Coats of Arms

The Noble Coat of Arms

It seems obvious that Feodor Aminoff, by Russian tradition, did not have a coat of arms of his own. The coat of arms was drawn in connection with him receiving his letters patent from King Gustav II Adolf of Sweden. The casts of the arms indicates that it could have been inspired by coat of arms used by highly ranked nobility in both the Baltic area and Sweden. Quartered shields with two of the fields filled with motifs indicating warfare either across to each other, or running across and through the crown while the two other fields were filled with an reared up animal occurred in many of the coats of arms used by these families.

 

The blazoning of the coat of  arms of Aminoff is the following (according to the arms hanging on the wall at the House of Nobility of Sweden): Gules and or, quartered shield. Quarterly 1st and 4th a golden crown, with two lance flags in or with shafts in argent placed across each other running through the crown; 2nd and 3rd quarterly a natural-coloured springing reindeer. An open tournament helmet. Crest a rising reindeer between two lance flags in or with shafts in argent. Argent, gules and or in the torse, mantled gules, doubled or and argent on the right side, argent and or on the left side.

The Baronial Coat of Arms

According to the Swedish rules of heraldry, those who were risen up to the baronial estate were supposed to be given a quartered shield, but in practise an inescutcheon (a smaller version of the shield placed in the middle of the shield) was also commonly added onto the escutcheon (the shield). In the case of Johan Fredrik Aminoff, who already had a quartered shield, a solution like this would have lead into a very complicated, less successful visual solution, especially in a small reproduction. He chose a considerably better alternative which was blazoned in the following manner (according to the variant of the arms approved by the emperor): Gules and or, quartered shield. An argent bordure with eight nail heads. Quarterly 1st and 4th a crown in or, with two lance flags in or with shafts in sable placed across each other running through the crown; 2nd and 3rd quarterly a proper springing reindeer. On the right side of the upper border of the escutcheon an open tournament helmet crowned with an baronial crown. On the left side of the upper border of the escutcheon an open tournament helmet crowned with an baronial crown. Crest a cock head in azure, armed gules, between two (laurel) branches. In the middle of the upper border of the escutcheon two crossed banners in argent with shafts in or rising from a baronial crown, on the right banner crossed laurel branches in vert and oak branches, on the left banner a Maltese cross in sable. At the end of the shafts of the banners waving ribbons in gules. Between the banners the monogram of Alexander I, surrounded by a halo in or. Supporters two natural-colored regardant bears wearing crowns in or, holding in its paw a sabre in argent with cross-guards in argent, elevated into a stroke. Motto Nec adversa nec prospera flectent (may neither success nor adversities have influence).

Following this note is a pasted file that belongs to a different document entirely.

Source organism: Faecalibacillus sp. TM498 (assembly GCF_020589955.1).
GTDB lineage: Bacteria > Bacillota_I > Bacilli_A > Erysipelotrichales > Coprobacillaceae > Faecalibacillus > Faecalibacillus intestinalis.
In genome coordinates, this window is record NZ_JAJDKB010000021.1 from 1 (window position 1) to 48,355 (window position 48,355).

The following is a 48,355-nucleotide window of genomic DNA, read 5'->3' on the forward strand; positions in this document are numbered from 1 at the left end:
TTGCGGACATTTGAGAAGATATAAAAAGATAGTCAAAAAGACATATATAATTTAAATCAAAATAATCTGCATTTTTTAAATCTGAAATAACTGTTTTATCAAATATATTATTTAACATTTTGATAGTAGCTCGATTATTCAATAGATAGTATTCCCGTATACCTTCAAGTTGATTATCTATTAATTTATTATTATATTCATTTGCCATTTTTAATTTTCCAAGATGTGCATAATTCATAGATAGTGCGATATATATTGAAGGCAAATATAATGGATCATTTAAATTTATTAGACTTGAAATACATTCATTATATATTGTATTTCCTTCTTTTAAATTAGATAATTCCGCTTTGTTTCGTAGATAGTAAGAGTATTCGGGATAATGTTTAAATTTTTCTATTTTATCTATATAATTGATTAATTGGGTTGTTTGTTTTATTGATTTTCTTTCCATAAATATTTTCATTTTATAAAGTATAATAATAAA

In other words, Johan Fredrik only added a border with nail heads to his shield. Due to the superficial knowledge of heraldry during this time period, the lance flags were reproduced with black shafts. The heraldically correct decorations of the helmet is the ones from the noble coat of arms, but with black shafts. The new helmet decoration on the left also originates from the poor knowledge of heraldry of the time. Johan Fredrik’s mother was born into the family of Rotkirch, and the helmet decoration was taken from her family’s faulty version of coat of arms used at the time. At this point three crowned roosters were believed to be the sign of the coat of arms in question, but they were in fact crowned eagle heads. Placing the emperor’s act of grace, the monogram of Alexander I - which  on the coat of arms can be discussed. The baronial rank was originally granted by King Gustav II Adolf of Sweden, not to mention the fact that it is not very heraldically correct to add free elements above the arms. The arms were not only supposed to be possible to reproduce visually, in principle the arms were supposed to actually be wearable as well. All the same, it was in fact Alexander I who granted the baronial rank in the present extent when creating the arms themselves. The supporters of the arms, the two bears originates from the coat of arms of the region of Satakunta and refers to Johan Fredrik’s position as the commander of the Regiment of Pori.

More information on the birth of the baronial and the comital family branches can be found here.

Click here to read more about Johan Fredrik.

The Comital Coat of Arms

When Johan Fredrik Aminoff  received the comital rank in 1819, with inheritance limited by primogeniture he improved the baronial coat of arms (according to the blazoning approved by the emperor) by changing the crowns of the tournament helmets from baronial crowns to comital crowns. Moreover, he traded the baronial crown in the middle on top of the coat of arms for a open tournament helmet crowned with a comital crown. The monogram of Alexander I surrounded by a golden halo between two banners in silver, familiar from the baronial coat of arms, was chosen as the helmet’s crest.